Thursday, November 22, 2007

Destiny in someone else's hands

[Hope you have visited that link]

It so happened that the Boss and my 'first choice person' above when they retired, were presented a scroll in the form of rhyming poems [scroll to see my post in this blog] at different times. I was much satisfied with the way both compilations happened!

Tuesday, November 20, 2007

Childhood Deepavali memories

After Dasara holidays it was Deepavali which we eagerly looked forward to when we were young, in the 1960s and early 70s. It was not solely for the chance to buy and enjoy fireworks, but it really meant a festive atmosphere everywhere. Such was the spirit.

It would begin with buying cloth lengths [cotton only] for all the male members in the family. For me and brother it was for a set of shirt and half pants to be stitched at Tailor Narayana Rao’s shop close to our house. Ready-mades were less preferred, though some shops sold them.
Then it was the purchase of fireworks with our grandfather. Our loudest sounding item was ‘elephant cracker’ with that Red Fort picture on the packet, which exploded with a tolerable sound and there was an odd one that fizzed too, much to our delight! We used to buy just a couple of chains of these but a lot more of those cheap ‘horse crackers’. These were much smaller. Some adventurous boys used to burst them holding in their fingers, while it was concealed into cigarette to explode at the lips – the seniors played this mischievous fun trick. So feeble were these. All crackers in the chain were separated to increase the number instead of burning chains at one go, so that we will have ‘more’ time to spend!

‘Atom bombs’ [now banned, but still manufactured and sold] were not much popular, though ‘Lakshmi cracker’ and ‘China chuvva’ [close equivalents] were bought by us in very small numbers as we grew older – a sense of promotion! But since I have always hated big noise, this was not an item on the list. But we enjoyed it from distant somewhere that reverberated in the city skies. Skies were so silent then, esp. before dawn, except for the disturbed crows and house sparrows [now gone from the region]. I was actually afraid to burst a cracker myself or being close to it!

For the two of us, the expense would be hardly twenty five or thirty rupees at the most. Compare it to the thousands that people spend now! We just bought a few crackers, some sparklers, match sticks, incense sticks [for igniting fireworks], flower pots, threadlike sparklers and ‘ground-wheels’. No rockets and other dangerous things. It was also a common thing to ask others ‘for how many rupees did you buy fireworks?’

The ladies of the house would clean all the copper vessels in the bath and fill with fresh water [24-hour supply then] the previous evening. Mother would exhibit her talent with rice-flour rangoli in front of the house – a beautiful pattern would be drawn. [See my 'crafts in the family' post in this blog - picture]. We were woken up at 4 a.m the next day for oil bath. Already, some cracker noise would be heard at a distance, envious we were not ‘first’ to burst. People were ready with all the enthusiasm to celebrate the festival. Special dishes for lunch, new clothes would be worn and fireworks played.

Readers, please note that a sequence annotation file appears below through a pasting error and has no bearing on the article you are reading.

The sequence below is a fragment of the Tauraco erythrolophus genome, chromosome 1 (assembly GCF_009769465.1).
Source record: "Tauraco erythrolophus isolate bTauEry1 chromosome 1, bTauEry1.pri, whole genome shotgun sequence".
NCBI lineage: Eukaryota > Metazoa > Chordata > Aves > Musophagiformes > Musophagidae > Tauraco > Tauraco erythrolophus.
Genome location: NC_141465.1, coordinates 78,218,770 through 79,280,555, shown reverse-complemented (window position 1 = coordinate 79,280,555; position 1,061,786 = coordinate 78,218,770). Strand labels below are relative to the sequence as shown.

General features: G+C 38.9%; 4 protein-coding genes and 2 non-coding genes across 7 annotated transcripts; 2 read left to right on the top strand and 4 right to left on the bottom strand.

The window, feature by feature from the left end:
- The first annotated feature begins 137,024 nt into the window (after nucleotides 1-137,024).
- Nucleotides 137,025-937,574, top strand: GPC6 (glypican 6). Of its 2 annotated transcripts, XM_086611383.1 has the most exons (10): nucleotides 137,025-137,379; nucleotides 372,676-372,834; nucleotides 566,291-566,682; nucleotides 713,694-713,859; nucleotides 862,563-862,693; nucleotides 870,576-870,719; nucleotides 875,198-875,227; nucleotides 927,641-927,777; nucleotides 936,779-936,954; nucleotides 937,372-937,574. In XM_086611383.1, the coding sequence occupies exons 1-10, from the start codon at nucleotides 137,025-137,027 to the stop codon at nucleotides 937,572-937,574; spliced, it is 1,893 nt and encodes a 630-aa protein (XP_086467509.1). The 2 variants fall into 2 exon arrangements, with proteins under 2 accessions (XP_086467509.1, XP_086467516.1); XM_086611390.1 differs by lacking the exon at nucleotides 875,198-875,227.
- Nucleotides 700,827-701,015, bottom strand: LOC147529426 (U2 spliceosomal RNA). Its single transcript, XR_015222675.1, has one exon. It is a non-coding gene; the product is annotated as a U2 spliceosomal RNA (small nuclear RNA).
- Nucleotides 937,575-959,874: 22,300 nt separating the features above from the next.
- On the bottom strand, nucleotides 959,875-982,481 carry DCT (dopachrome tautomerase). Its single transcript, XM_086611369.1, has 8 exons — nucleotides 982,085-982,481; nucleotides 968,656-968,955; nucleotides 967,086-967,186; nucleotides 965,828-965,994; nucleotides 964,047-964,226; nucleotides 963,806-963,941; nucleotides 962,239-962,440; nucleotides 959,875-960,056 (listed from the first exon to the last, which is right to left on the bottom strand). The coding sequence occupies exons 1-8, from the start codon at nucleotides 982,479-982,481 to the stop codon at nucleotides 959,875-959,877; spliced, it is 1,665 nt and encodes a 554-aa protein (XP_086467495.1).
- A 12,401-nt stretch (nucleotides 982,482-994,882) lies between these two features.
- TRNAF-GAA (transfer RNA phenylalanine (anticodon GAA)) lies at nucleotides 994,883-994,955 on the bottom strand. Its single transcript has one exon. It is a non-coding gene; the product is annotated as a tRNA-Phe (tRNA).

Boys were curious to know what other boys would burst. It was fun. People did not make much of a show by exchanging greetings for the festival like now. We have come to a state when we wish others on any day –‘Happy Independence day' or 'Happy Ganesh Festival' for example! I don’t remember they did that in the 1970s! Patriotism existed in greater spirit, than now, in spite of not greeting the fellow citizen!

Then, it was less people, less noise. The festival did not have a nuisance value generally. The sky did not choke. Now it chokes. More people, more show, more noise, more poison smoke, more of all the negatives! The festival-enjoyers show least concern to other neighbours or passers-by. The Police stipulate the time for bursting crackers. Yet, nobody listens or heeds to rules showing utter disregard to others in society. Bombs go up at anytime of the day or night with shocking intensity. Smoke fills the air and settles like fog, creating breathing problem esp. to the sensitive. Stars cannot be seen during the festival nights. Also, many accidents take place due to carelessness. It can be very painful. My young brother had burnt his fingers playing with ‘fire’. Accidents should not teach us, we should be forewarned.

There was one fire accident at a house on our Devaparthiva Road. We had been to the Dasara Exhibition [old building] in 1970 or so. By the time we returned home [by walk], we saw people gathered and fire engines standing. On one of the houses, hay was stacked [they owned a couple of cows] on the terrace and a rocket had started a fire. Luckily only a part of the house was gutted. We saw how the firemen worked for the first time.

Scientifically, they say that this festival of lights, Deepavali, is timed when insects are more after the monsoon rains. So this smoke, only when emanated in moderation, helps control the insects. But we are overdoing it to an extent of causing concern to human comfort and environmental pollution, leave alone the insects. It confuses birds and animals as well. Look at the amount of rockets and other colourful fireworks and the amount of poisonous smoke they leave behind.
Are we not harming our own environment in our own little ways? That is not what the previous generation left behind for us. At least now that it is being pointed scientifically the exact reasons for various climatic changes, let us be warned and act wisely. And leave behind, not smoke, but a better environment for the next generation to live in.

Sunday, November 18, 2007

Analyses of Man and Woman

ANALYSIS OF MAN (purely in a lighter vein)

Symbol: MaW2 (Mighty, Almighty, Woman wooer)
Molecular weight: 55kg, equivalent to "Reference Woman" as defined by FAO/WHO Expert Group.
Origin: Darwin's Brain Trust!
Zoological name: Romeocca Mangentilus. Ima
Physical Properties: Short-tempered, egoistic, possessive, demanding. Wants to have the cake and eat it too! Always feels that grass is greener on the other side! Would like to have a submissive spouse!